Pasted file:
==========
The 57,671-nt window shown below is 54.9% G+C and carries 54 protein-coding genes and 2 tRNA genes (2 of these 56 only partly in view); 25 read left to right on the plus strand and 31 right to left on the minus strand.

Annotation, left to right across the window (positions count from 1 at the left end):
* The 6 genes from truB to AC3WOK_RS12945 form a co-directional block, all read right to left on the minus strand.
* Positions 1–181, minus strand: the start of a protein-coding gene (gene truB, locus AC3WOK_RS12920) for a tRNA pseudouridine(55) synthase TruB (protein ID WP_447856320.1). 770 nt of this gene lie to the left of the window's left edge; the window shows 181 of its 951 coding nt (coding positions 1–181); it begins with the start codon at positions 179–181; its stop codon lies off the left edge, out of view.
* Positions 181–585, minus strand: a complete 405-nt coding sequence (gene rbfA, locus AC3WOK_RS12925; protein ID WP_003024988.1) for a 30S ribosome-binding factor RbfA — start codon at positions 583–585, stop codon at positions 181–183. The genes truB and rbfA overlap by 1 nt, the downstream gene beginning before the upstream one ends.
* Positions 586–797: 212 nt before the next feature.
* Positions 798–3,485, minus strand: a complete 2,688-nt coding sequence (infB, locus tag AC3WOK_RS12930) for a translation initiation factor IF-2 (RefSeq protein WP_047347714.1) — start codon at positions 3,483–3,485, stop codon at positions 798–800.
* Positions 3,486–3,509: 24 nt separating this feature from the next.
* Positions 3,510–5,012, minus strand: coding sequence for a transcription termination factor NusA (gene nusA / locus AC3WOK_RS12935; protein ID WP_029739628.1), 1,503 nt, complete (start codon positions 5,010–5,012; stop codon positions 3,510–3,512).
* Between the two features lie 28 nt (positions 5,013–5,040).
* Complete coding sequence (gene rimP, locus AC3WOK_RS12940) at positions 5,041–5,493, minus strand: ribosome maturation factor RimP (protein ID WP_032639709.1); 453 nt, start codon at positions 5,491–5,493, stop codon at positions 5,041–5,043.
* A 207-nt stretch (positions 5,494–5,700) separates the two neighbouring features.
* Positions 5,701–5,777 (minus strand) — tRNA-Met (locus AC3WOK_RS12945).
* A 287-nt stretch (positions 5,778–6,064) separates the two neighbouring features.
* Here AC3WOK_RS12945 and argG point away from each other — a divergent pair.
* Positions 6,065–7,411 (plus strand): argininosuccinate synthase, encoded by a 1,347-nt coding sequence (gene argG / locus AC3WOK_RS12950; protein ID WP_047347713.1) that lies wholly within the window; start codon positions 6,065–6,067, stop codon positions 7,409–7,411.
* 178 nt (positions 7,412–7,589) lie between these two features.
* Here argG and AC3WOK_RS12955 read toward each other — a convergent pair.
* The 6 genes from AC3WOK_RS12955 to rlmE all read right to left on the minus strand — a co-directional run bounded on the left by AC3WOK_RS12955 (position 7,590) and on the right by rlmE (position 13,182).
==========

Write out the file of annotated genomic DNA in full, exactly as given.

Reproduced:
The 57,671-nt window shown below is 54.9% G+C and carries 54 protein-coding genes and 2 tRNA genes (2 of these 56 only partly in view); 25 read left to right on the plus strand and 31 right to left on the minus strand.

Annotation, left to right across the window (positions count from 1 at the left end):
* The 6 genes from truB to AC3WOK_RS12945 form a co-directional block, all read right to left on the minus strand.
* Positions 1–181, minus strand: the start of a protein-coding gene (gene truB, locus AC3WOK_RS12920) for a tRNA pseudouridine(55) synthase TruB (protein ID WP_447856320.1). 770 nt of this gene lie to the left of the window's left edge; the window shows 181 of its 951 coding nt (coding positions 1–181); it begins with the start codon at positions 179–181; its stop codon lies off the left edge, out of view.
* Positions 181–585, minus strand: a complete 405-nt coding sequence (gene rbfA, locus AC3WOK_RS12925; protein ID WP_003024988.1) for a 30S ribosome-binding factor RbfA — start codon at positions 583–585, stop codon at positions 181–183. The genes truB and rbfA overlap by 1 nt, the downstream gene beginning before the upstream one ends.
* Positions 586–797: 212 nt before the next feature.
* Positions 798–3,485, minus strand: a complete 2,688-nt coding sequence (infB, locus tag AC3WOK_RS12930) for a translation initiation factor IF-2 (RefSeq protein WP_047347714.1) — start codon at positions 3,483–3,485, stop codon at positions 798–800.
* Positions 3,486–3,509: 24 nt separating this feature from the next.
* Positions 3,510–5,012, minus strand: coding sequence for a transcription termination factor NusA (gene nusA / locus AC3WOK_RS12935; protein ID WP_029739628.1), 1,503 nt, complete (start codon positions 5,010–5,012; stop codon positions 3,510–3,512).
* Between the two features lie 28 nt (positions 5,013–5,040).
* Complete coding sequence (gene rimP, locus AC3WOK_RS12940) at positions 5,041–5,493, minus strand: ribosome maturation factor RimP (protein ID WP_032639709.1); 453 nt, start codon at positions 5,491–5,493, stop codon at positions 5,041–5,043.
* A 207-nt stretch (positions 5,494–5,700) separates the two neighbouring features.
* Positions 5,701–5,777 (minus strand) — tRNA-Met (locus AC3WOK_RS12945).
* A 287-nt stretch (positions 5,778–6,064) separates the two neighbouring features.
* Here AC3WOK_RS12945 and argG point away from each other — a divergent pair.
* Positions 6,065–7,411 (plus strand): argininosuccinate synthase, encoded by a 1,347-nt coding sequence (gene argG / locus AC3WOK_RS12950; protein ID WP_047347713.1) that lies wholly within the window; start codon positions 6,065–6,067, stop codon positions 7,409–7,411.
* 178 nt (positions 7,412–7,589) lie between these two features.
* Here argG and AC3WOK_RS12955 read toward each other — a convergent pair.
* The 6 genes from AC3WOK_RS12955 to rlmE all read right to left on the minus strand — a co-directional run bounded on the left by AC3WOK_RS12955 (position 7,590) and on the right by rlmE (position 13,182).